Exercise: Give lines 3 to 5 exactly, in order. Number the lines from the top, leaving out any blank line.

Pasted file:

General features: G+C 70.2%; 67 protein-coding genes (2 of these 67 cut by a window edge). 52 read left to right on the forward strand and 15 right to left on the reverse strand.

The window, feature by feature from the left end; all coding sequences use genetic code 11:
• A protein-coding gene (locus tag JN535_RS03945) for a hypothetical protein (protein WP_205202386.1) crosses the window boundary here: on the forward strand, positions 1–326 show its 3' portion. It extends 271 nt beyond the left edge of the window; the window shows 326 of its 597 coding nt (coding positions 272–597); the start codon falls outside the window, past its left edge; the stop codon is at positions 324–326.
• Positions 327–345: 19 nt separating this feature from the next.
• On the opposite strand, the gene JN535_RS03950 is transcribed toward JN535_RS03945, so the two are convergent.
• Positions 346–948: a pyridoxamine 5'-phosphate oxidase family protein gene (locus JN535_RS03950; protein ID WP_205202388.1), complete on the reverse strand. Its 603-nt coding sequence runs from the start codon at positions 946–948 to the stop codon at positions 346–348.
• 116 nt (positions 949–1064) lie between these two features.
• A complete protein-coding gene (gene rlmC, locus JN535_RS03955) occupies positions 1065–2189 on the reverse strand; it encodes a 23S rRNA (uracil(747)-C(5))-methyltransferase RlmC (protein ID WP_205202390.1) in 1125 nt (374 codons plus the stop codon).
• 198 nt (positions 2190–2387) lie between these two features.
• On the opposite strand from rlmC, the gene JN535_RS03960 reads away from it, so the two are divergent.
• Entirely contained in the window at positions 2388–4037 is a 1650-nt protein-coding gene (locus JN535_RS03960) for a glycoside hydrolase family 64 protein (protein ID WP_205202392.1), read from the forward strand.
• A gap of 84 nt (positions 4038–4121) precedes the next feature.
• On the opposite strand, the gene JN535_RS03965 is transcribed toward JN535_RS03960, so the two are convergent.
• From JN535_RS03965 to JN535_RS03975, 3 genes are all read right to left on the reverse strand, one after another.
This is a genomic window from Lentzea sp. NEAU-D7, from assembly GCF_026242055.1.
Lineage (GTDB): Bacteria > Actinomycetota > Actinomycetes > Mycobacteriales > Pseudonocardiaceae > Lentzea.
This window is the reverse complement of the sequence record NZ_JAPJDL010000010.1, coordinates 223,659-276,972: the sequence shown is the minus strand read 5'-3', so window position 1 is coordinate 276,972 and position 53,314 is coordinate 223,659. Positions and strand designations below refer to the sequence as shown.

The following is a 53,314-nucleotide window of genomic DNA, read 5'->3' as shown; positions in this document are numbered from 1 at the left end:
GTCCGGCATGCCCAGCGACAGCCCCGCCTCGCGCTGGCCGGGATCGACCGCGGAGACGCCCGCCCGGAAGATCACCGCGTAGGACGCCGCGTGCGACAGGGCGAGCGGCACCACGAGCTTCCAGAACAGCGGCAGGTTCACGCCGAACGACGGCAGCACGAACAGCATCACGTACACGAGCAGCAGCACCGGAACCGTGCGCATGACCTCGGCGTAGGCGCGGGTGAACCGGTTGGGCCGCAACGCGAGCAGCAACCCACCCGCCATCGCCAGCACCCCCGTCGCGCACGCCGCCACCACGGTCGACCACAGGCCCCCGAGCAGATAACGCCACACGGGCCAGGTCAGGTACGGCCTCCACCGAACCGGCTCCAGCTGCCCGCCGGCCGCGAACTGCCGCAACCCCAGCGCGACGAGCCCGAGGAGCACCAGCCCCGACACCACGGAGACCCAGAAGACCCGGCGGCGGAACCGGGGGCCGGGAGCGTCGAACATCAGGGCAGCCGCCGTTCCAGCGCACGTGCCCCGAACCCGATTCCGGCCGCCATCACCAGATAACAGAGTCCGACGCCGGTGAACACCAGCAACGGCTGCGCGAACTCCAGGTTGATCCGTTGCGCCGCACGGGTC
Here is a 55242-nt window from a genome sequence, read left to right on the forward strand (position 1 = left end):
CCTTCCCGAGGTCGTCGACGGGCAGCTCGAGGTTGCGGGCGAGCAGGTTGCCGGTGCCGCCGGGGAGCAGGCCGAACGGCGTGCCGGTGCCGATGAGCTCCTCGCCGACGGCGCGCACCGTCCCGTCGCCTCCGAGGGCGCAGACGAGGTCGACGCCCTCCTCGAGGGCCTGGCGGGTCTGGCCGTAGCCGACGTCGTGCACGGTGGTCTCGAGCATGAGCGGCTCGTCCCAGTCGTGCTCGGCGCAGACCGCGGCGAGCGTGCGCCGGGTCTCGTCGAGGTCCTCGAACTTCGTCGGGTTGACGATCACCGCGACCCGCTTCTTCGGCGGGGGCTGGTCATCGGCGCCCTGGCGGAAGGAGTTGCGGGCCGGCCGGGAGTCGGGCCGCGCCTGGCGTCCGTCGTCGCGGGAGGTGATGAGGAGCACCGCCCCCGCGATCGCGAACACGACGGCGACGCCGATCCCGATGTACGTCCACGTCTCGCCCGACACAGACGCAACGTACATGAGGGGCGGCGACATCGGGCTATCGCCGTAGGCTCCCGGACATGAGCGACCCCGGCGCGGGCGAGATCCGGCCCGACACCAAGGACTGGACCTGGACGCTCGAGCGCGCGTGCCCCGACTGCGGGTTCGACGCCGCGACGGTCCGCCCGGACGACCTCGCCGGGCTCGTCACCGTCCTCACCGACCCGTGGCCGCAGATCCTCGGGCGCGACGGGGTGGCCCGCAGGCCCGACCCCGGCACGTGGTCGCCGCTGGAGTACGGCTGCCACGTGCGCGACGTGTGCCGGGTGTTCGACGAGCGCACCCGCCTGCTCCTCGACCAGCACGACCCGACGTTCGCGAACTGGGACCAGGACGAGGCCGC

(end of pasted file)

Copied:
• A protein-coding gene (locus tag JN535_RS03945) for a hypothetical protein (protein WP_205202386.1) crosses the window boundary here: on the forward strand, positions 1–326 show its 3' portion. It extends 271 nt beyond the left edge of the window; the window shows 326 of its 597 coding nt (coding positions 272–597); the start codon falls outside the window, past its left edge; the stop codon is at positions 324–326.
• Positions 327–345: 19 nt separating this feature from the next.
• On the opposite strand, the gene JN535_RS03950 is transcribed toward JN535_RS03945, so the two are convergent.